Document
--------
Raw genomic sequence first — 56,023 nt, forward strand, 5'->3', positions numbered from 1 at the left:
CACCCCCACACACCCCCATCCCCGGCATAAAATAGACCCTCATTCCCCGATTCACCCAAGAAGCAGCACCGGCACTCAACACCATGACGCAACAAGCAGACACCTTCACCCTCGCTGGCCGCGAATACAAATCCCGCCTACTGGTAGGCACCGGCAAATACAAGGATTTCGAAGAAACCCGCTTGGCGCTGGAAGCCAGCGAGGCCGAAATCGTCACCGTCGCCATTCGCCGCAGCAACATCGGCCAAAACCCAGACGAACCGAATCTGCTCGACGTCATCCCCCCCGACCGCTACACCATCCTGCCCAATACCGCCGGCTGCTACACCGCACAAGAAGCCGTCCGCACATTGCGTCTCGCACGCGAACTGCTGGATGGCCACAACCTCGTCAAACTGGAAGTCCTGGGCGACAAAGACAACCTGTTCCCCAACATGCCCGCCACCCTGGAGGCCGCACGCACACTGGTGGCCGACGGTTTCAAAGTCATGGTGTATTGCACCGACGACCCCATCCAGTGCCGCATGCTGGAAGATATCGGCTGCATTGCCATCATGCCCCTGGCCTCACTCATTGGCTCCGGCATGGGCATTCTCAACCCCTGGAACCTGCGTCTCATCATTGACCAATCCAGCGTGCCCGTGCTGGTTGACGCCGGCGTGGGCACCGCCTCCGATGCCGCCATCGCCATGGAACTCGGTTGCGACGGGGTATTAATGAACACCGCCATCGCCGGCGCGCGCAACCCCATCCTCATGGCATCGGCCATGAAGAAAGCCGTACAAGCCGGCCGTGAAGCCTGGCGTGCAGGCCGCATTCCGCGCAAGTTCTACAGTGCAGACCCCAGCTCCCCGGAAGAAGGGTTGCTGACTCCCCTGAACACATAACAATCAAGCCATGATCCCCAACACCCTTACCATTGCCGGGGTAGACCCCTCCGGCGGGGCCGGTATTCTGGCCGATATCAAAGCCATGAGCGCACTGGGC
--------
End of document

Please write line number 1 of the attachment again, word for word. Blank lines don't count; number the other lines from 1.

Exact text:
Raw genomic sequence first — 56,023 nt, forward strand, 5'->3', positions numbered from 1 at the left: